ALBANY, N.Y. (June 7, 2016) -- On January 30th, 1979, just three months after winning the world heavyweight championship for an unprecedented third time, Muhammad Ali made his way onto a stage at the University at Albany.
Born Cassius Marcellus Clay Jr. on January 17, 1942, he was an 18-year-old Olympic gold-medalist in 1960, coached by Albany's own Ben Becker, who graduated from the University (then known as the N.Y. State College for Teachers) in the same year of Ali's birth.
After scoring a major upset against reigning champ Sonny Liston in 1964, he converted to Islam and publicly changed his name, first to Cassius X and then finally to Muhammad Ali, drawing the ire of the boxing establishment and members of the media as well.
But it was his decision -- because of his religious beliefs -- to refuse to serve in the military during the Vietnam War that turned Ali into an icon for civil and religious rights. Faced with a suspension from boxing and criminal charges while at the peak of his abilities at age 26, Ali remained steadfast in his beliefs, and was ultimately awarded a victory when the Supreme Court of the United States overturned his conviction in 1971.
At 37 years of age, despite being an iconic figure in the world of sports and popular culture for nearly two decades, Ali wasn’t sure if he would ever box again. But when he visited UAlbany, he wished to impart some words of wisdom to the sold-out crowd of about 3,000 students, faculty and staff.
The crowd was having none of it, expecting the same brash superstar who would clown around with Howard Cosell during interviews as easily as he would pummel the likes of George Foreman or Joe Frasier in the ring.
UAlbany arranged for Ali's Olympic coach and University alum Ben Becker to surprise him when he visited in 1979.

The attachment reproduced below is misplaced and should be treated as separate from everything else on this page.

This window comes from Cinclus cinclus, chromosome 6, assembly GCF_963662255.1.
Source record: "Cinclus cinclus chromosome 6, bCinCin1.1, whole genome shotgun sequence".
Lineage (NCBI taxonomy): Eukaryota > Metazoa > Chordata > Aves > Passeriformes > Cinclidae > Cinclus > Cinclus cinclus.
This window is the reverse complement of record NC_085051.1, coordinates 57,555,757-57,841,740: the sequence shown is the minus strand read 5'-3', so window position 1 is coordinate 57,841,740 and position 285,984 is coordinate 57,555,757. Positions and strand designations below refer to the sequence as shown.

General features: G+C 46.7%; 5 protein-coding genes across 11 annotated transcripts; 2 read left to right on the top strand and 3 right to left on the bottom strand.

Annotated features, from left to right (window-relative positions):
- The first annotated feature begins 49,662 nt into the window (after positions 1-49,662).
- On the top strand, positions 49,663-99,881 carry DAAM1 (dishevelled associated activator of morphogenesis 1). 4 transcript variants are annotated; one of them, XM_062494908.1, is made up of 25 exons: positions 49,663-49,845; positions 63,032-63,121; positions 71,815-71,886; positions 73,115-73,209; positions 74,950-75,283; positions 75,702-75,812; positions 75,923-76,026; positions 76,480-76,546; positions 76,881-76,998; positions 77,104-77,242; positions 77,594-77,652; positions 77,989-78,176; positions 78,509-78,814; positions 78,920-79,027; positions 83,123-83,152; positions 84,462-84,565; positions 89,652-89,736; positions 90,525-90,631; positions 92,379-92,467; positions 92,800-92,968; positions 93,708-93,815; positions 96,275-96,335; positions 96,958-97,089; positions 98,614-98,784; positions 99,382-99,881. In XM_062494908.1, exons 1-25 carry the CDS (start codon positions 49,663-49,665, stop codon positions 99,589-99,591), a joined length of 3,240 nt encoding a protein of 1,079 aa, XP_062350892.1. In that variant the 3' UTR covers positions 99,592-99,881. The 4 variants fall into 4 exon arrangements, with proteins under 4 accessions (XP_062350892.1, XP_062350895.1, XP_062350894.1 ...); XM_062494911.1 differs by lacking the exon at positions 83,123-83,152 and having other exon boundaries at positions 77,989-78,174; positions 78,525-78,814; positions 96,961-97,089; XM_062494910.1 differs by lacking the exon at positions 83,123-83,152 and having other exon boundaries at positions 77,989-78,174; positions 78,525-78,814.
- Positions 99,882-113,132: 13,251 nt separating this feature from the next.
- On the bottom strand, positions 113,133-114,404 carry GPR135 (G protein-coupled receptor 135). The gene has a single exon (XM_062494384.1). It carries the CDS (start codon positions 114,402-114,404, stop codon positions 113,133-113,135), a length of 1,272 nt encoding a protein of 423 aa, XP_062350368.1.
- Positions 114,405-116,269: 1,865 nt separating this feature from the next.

"There’s a time for clowning and a time to be serious. I made $53 million from clowning, but for a while tonight, I’m going to be serious. We’ll clown later," said Ali.
While he was the most recognizable man on the planet, he was unrecognizable to the students who grew up idolizing Ali. But for an hour and 15 minutes, the students at UAlbany got the chance to interact with the man who fought with the U.S. government to ensure religious freedom, and whose goal it was after his career ended to promote goodwill.
"I owe something to the people, the people who made me, the people who bought the tickets," reflected Ali. "And I’m going to give it to them. My life is now dedicated to humanity and peace, and for doing all I can to bring nations together."
His boxing career officially ended in 1981, and after he was diagnosed with Parkinson’s disease in 1984, he faded quickly from public life. But it didn’t stop him from staying true to his word to bring nations together, perhaps no more famously then when he traveled to Iraq in 1990 to secure the release of 15 American hostages during the build up to the Gulf War. As Ali waited for more than a week to secure an audience with Saddam Hussein, his Parkinson’s medication ran out, making it nearly impossible for Ali to get out of bed, let alone meet with the Iraqi dictator. But Ali fought on, eventually receiving some emergency medication from a Baghdad hospital, but more importantly returning home with all 15 hostages.
At UAlbany, Ali's talk of promoting peace and goodwill was well received, but it didn’t stop the students from clamoring for the more vintage brash boxer whose eloquence was unrivaled in the sporting world. Ali took a few moments to riff on Frasier, Leon Spinks and, of course, Cosell.
“Sometimes I wish I was a dog and Howard Cosell was a tree,” said Ali, filling the gymnasium with uproarious laughter as he threw a few parting shots.